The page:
By Grace Wang, 2011 Reel Asian Features Programming Committee
For four thousand years, the nomads of the Kham region of eastern Tibet have wandered its velvet grasslands and rolling hills, moving with the seasons and and living off their livestock and the land. In recent years, an unprecedented number have settled into urban life. This is their story.
Shot in the summer of 2007 in the nomad community of Dzachukha, Summer Pasture lulls with the serenity of a life high above modern troubles that plague majority of the planet’s population – literally. Set at 15,000 feet elevation, summer pasture contains no cell phones, hydro bills, traffic jams, or feckless wireless connections. There is a different kind of hardship: waking up before dawn to collect yak dung and spreading them by hand to dry for fuel; manually churning and making every scrap of food and household item; herding 20 animals who hold the key to the your family’s survival across a vast land every single day – such is the life of Locho, Yama and their yet-to-be-named baby girl, descendents of a long line of Tibetan nomads.
With patience and freedom, filmmakers Lynn True, Nelson Walker and their Tibetan co-director Tsering Perlo captured a culture in transition. They sit in the tent with the family, stand beside them in the fields, and watch as they dote on their daughter, who blinks with curious eyes and boasts a head of strong-willed hair that stand straight up. Locho and Yama are hard-working people – they have to be. They are also very human people – they have to be. The camera captures them in good times and bad, and follows their attempts to come to terms with the change of times. Will their children grow up to be nomads as they have? Will they be able to resist the call of cities? How long can they roam the land and what will happen to both the land and the nomads when tradition can no longer fill desires of the heart? These are questions that can only be answered in time.
The strength of Summer Pasture lies in its practical, if unromantic portrait of a primitive existence that is rapidly disappearing. The nomadic life is not easy, as Locho emphasizes; Nor is it fair, as Yama smilingly complains. But like everyone else, Locho and Yama make the best of what they have, and there is something beautiful and pure in their resilience. Simple pleasures are not lost. The harshness of the land and sky are endured with universal desires: love for one’s family, hope for one’s children, and sacrifice for all of the above. Illiterate and strong-willed, these are happy people. As Locho explains near the end of the film:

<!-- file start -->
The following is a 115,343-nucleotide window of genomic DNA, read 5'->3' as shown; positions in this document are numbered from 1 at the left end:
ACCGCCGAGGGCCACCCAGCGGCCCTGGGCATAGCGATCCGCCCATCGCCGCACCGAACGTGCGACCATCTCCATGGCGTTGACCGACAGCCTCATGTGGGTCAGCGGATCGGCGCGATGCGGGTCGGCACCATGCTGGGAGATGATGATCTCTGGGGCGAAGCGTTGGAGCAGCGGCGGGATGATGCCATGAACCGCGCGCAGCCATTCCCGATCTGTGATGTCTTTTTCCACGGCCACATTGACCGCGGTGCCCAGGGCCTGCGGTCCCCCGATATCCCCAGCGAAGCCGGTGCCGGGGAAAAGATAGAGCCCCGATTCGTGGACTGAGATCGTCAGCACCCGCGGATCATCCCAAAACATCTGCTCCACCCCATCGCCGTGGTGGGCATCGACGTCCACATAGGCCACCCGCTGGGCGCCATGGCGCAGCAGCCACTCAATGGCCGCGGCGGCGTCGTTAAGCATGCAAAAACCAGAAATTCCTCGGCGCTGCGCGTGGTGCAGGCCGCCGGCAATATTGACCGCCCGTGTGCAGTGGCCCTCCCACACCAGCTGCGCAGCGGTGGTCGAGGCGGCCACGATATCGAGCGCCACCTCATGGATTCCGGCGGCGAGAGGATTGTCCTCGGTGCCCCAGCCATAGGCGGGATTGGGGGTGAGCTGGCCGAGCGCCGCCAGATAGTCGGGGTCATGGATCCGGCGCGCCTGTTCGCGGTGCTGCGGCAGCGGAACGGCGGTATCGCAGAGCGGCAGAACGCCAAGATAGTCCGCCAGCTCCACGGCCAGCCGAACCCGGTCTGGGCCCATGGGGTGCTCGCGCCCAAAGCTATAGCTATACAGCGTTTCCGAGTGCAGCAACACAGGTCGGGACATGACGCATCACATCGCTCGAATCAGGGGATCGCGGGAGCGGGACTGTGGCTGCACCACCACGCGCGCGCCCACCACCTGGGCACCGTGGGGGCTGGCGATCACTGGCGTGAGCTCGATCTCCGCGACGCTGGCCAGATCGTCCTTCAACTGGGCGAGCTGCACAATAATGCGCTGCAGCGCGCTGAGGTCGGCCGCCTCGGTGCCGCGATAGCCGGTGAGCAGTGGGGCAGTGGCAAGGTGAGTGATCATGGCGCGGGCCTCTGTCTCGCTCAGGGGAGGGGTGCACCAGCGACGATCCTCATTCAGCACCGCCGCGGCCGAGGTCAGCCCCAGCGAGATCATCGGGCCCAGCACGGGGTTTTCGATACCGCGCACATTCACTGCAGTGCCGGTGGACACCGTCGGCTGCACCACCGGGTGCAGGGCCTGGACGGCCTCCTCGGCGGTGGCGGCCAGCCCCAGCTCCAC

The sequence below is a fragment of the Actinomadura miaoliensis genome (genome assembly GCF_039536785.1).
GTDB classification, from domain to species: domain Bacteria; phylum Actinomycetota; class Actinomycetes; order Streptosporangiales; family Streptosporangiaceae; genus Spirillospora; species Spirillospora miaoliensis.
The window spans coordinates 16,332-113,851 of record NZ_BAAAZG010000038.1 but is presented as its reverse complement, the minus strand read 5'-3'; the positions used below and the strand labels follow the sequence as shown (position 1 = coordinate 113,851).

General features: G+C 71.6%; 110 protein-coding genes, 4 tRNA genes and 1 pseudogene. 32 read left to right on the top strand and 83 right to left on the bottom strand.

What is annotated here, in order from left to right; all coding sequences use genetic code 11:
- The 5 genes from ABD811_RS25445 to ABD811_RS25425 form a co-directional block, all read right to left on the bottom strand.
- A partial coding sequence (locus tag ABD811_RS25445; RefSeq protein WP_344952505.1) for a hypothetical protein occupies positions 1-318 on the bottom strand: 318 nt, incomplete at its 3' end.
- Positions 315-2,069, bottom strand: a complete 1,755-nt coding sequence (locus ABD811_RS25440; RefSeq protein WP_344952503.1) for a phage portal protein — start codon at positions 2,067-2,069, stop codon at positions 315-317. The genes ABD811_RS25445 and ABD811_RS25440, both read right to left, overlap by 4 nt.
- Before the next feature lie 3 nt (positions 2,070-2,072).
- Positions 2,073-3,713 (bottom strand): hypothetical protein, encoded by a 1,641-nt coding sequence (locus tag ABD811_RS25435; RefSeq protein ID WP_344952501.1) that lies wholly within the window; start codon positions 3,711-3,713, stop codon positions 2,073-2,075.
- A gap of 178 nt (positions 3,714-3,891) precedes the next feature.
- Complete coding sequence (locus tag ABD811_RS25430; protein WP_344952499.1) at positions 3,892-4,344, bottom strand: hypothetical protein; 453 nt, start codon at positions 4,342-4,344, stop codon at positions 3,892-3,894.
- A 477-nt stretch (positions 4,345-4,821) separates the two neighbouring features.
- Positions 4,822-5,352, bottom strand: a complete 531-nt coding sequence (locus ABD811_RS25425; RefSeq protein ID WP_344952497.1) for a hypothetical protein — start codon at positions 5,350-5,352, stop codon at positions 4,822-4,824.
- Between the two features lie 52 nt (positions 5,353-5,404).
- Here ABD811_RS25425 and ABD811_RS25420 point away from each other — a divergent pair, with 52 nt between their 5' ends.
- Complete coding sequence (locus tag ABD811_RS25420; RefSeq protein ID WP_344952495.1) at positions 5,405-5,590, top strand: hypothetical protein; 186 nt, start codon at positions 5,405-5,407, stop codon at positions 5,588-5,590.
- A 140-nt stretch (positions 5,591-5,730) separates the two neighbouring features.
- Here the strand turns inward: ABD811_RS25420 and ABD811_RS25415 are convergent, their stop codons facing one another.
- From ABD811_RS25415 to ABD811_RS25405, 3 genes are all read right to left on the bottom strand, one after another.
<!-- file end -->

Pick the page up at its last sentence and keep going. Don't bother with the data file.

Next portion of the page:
“No need to become rich like a king. As they say: it takes three years to become rich and it takes only three nights to become poor. But to work as a nomad is 100% sure. The livestock is our whole life’s savings.”
There is something to be said about that.
Summer Pasture will be screening on Wednesday, November 9, 6:45 PM at Innis Town Hall.
Director Xu Tong | China 2010 | Mandarin w/English subtitles | Toronto Premiere | TRAILER
What is fortune but the timely collisions of people? In Fortune Teller, the latest film from controversial Chinese documentarian Xu Tong, these people include a lonely madam, a loyal wife, a cheating husband, amongst others. Fortune has escaped their lives, and they seek those who claim to provide rectification in mystical ways.
One such person is Li Baicheng, a charismatic fortune teller with bright eyes and deft survival instincts. Shuffling on crutches in a village near BeiJing, he doles out predictions and advice to hard-knocked clients of prostitutes and shadowy figures. His job, like theirs, is commonplace but technically illegal in China.
Living with Li is his deaf and mentally handicapped wife Pearl, who he rescued from her family’s mistreatment for selfish reasons but cares for with impatient tenderness. Winter brings a police crackdown on both fortune tellers and prostitutes, forcing Li and Pearl into temporary exile, during which they visit their hometowns and relive past demons.
In Fortune Teller, Xu Tong continues his work documenting China’s underclass that has gone largely unnoticed during the country’s boom years. Xu spent a year filming nearly every detail of Li’s daily existence and the ancient spiritual practices he administers. The result is a candid and deeply revelatory look at individuals living on the fringes of contemporary Chinese society. Beneath skyscrapers and high-speed trains, their existences remain invisible to the world at large. Still they hold on, surviving regular beat-downs and predictable injustices.
Punctuated with chapter headings reminiscent of Qing Dynasty popular fiction, the film takes on a sheen of melodrama that so readily imitates real life. Li and his clients are confessional in their monologues to the camera, as if they have never been listened to so intently before. Their lives open up with revelations of hardships, desires, and inescapable reality. Xu’s camera looks on with even gaze, with the feel of a long-lost friend rather than unwanted voyeur.
The fortunes sought and told here are not terribly exciting or outrageous. However, irony lies in the fact that for Li and other fortune tellers, the very fate they eagerly prescribe upon others remain, for themselves, so precisely senseless and out of reach.
Fortune Teller will be screening at Reel Asian on Thursday, November 10, 8:45 PM at Innis Town Hall.